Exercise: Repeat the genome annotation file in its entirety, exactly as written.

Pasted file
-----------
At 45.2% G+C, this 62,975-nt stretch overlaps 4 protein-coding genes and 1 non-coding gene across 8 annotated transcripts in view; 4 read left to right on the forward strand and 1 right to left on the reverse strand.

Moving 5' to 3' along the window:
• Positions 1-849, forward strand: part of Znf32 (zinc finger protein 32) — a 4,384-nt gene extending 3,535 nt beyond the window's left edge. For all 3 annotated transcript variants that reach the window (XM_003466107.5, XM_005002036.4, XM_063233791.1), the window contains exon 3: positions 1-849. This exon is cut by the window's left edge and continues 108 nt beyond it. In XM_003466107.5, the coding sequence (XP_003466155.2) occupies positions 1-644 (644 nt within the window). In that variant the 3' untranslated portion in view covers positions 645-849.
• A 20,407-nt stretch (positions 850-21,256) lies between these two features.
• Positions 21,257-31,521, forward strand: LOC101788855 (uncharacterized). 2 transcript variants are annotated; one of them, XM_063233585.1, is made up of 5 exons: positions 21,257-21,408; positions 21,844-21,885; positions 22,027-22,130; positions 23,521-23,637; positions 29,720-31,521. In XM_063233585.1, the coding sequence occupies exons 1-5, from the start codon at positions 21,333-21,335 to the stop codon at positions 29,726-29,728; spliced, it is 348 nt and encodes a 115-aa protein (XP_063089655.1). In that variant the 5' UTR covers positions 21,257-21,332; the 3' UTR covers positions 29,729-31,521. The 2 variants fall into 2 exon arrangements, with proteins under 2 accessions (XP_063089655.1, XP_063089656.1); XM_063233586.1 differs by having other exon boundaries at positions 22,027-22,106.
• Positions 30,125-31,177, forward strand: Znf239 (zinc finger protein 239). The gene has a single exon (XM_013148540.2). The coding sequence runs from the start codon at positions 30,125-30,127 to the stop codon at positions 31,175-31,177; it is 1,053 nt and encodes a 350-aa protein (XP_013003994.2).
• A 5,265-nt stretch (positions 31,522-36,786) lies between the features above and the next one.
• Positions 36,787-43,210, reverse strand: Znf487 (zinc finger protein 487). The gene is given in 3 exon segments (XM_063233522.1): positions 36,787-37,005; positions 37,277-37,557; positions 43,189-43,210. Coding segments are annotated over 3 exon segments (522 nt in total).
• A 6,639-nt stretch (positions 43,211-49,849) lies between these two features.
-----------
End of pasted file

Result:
At 45.2% G+C, this 62,975-nt stretch overlaps 4 protein-coding genes and 1 non-coding gene across 8 annotated transcripts in view; 4 read left to right on the forward strand and 1 right to left on the reverse strand.

Moving 5' to 3' along the window:
• Positions 1-849, forward strand: part of Znf32 (zinc finger protein 32) — a 4,384-nt gene extending 3,535 nt beyond the window's left edge. For all 3 annotated transcript variants that reach the window (XM_003466107.5, XM_005002036.4, XM_063233791.1), the window contains exon 3: positions 1-849. This exon is cut by the window's left edge and continues 108 nt beyond it. In XM_003466107.5, the coding sequence (XP_003466155.2) occupies positions 1-644 (644 nt within the window). In that variant the 3' untranslated portion in view covers positions 645-849.
• A 20,407-nt stretch (positions 850-21,256) lies between these two features.
• Positions 21,257-31,521, forward strand: LOC101788855 (uncharacterized). 2 transcript variants are annotated; one of them, XM_063233585.1, is made up of 5 exons: positions 21,257-21,408; positions 21,844-21,885; positions 22,027-22,130; positions 23,521-23,637; positions 29,720-31,521. In XM_063233585.1, the coding sequence occupies exons 1-5, from the start codon at positions 21,333-21,335 to the stop codon at positions 29,726-29,728; spliced, it is 348 nt and encodes a 115-aa protein (XP_063089655.1). In that variant the 5' UTR covers positions 21,257-21,332; the 3' UTR covers positions 29,729-31,521. The 2 variants fall into 2 exon arrangements, with proteins under 2 accessions (XP_063089655.1, XP_063089656.1); XM_063233586.1 differs by having other exon boundaries at positions 22,027-22,106.
• Positions 30,125-31,177, forward strand: Znf239 (zinc finger protein 239). The gene has a single exon (XM_013148540.2). The coding sequence runs from the start codon at positions 30,125-30,127 to the stop codon at positions 31,175-31,177; it is 1,053 nt and encodes a 350-aa protein (XP_013003994.2).
• A 5,265-nt stretch (positions 31,522-36,786) lies between the features above and the next one.
• Positions 36,787-43,210, reverse strand: Znf487 (zinc finger protein 487). The gene is given in 3 exon segments (XM_063233522.1): positions 36,787-37,005; positions 37,277-37,557; positions 43,189-43,210. Coding segments are annotated over 3 exon segments (522 nt in total).
• A 6,639-nt stretch (positions 43,211-49,849) lies between these two features.